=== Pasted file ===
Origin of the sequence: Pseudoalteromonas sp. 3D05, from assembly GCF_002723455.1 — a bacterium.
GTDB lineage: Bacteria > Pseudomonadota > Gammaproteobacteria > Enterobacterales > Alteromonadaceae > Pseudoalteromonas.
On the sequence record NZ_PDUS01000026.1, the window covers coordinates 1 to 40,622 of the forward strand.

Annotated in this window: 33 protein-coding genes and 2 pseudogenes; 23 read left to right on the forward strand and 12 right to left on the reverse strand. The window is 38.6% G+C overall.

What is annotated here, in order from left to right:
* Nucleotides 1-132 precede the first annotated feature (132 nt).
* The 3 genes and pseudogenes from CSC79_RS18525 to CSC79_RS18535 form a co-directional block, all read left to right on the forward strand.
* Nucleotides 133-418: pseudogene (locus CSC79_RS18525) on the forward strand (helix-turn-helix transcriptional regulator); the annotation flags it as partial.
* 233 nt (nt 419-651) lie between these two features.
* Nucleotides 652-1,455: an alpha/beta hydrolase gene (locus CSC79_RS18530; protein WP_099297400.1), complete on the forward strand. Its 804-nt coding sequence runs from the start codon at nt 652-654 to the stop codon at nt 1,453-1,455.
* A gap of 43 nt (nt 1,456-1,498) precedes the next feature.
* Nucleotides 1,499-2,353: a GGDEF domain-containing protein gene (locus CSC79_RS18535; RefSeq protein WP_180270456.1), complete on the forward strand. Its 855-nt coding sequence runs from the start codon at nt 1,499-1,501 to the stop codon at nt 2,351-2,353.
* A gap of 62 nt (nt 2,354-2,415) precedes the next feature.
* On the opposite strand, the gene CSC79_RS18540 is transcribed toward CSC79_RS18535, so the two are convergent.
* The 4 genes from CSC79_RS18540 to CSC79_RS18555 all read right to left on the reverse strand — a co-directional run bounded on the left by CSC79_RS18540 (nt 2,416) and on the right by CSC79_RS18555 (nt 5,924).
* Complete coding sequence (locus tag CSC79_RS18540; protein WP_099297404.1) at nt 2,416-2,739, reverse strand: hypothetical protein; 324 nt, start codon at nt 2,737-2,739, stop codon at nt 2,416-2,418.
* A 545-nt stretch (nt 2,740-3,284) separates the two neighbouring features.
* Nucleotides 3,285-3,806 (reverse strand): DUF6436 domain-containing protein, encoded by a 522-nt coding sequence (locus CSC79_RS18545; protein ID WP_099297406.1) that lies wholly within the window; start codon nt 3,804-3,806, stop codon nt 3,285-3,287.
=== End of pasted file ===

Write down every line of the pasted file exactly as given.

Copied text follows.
Origin of the sequence: Pseudoalteromonas sp. 3D05, from assembly GCF_002723455.1 — a bacterium.
GTDB lineage: Bacteria > Pseudomonadota > Gammaproteobacteria > Enterobacterales > Alteromonadaceae > Pseudoalteromonas.
On the sequence record NZ_PDUS01000026.1, the window covers coordinates 1 to 40,622 of the forward strand.

Annotated in this window: 33 protein-coding genes and 2 pseudogenes; 23 read left to right on the forward strand and 12 right to left on the reverse strand. The window is 38.6% G+C overall.

What is annotated here, in order from left to right:
* Nucleotides 1-132 precede the first annotated feature (132 nt).
* The 3 genes and pseudogenes from CSC79_RS18525 to CSC79_RS18535 form a co-directional block, all read left to right on the forward strand.
* Nucleotides 133-418: pseudogene (locus CSC79_RS18525) on the forward strand (helix-turn-helix transcriptional regulator); the annotation flags it as partial.
* 233 nt (nt 419-651) lie between these two features.
* Nucleotides 652-1,455: an alpha/beta hydrolase gene (locus CSC79_RS18530; protein WP_099297400.1), complete on the forward strand. Its 804-nt coding sequence runs from the start codon at nt 652-654 to the stop codon at nt 1,453-1,455.
* A gap of 43 nt (nt 1,456-1,498) precedes the next feature.
* Nucleotides 1,499-2,353: a GGDEF domain-containing protein gene (locus CSC79_RS18535; RefSeq protein WP_180270456.1), complete on the forward strand. Its 855-nt coding sequence runs from the start codon at nt 1,499-1,501 to the stop codon at nt 2,351-2,353.
* A gap of 62 nt (nt 2,354-2,415) precedes the next feature.
* On the opposite strand, the gene CSC79_RS18540 is transcribed toward CSC79_RS18535, so the two are convergent.
* The 4 genes from CSC79_RS18540 to CSC79_RS18555 all read right to left on the reverse strand — a co-directional run bounded on the left by CSC79_RS18540 (nt 2,416) and on the right by CSC79_RS18555 (nt 5,924).
* Complete coding sequence (locus tag CSC79_RS18540; protein WP_099297404.1) at nt 2,416-2,739, reverse strand: hypothetical protein; 324 nt, start codon at nt 2,737-2,739, stop codon at nt 2,416-2,418.
* A 545-nt stretch (nt 2,740-3,284) separates the two neighbouring features.
* Nucleotides 3,285-3,806 (reverse strand): DUF6436 domain-containing protein, encoded by a 522-nt coding sequence (locus CSC79_RS18545; protein ID WP_099297406.1) that lies wholly within the window; start codon nt 3,804-3,806, stop codon nt 3,285-3,287.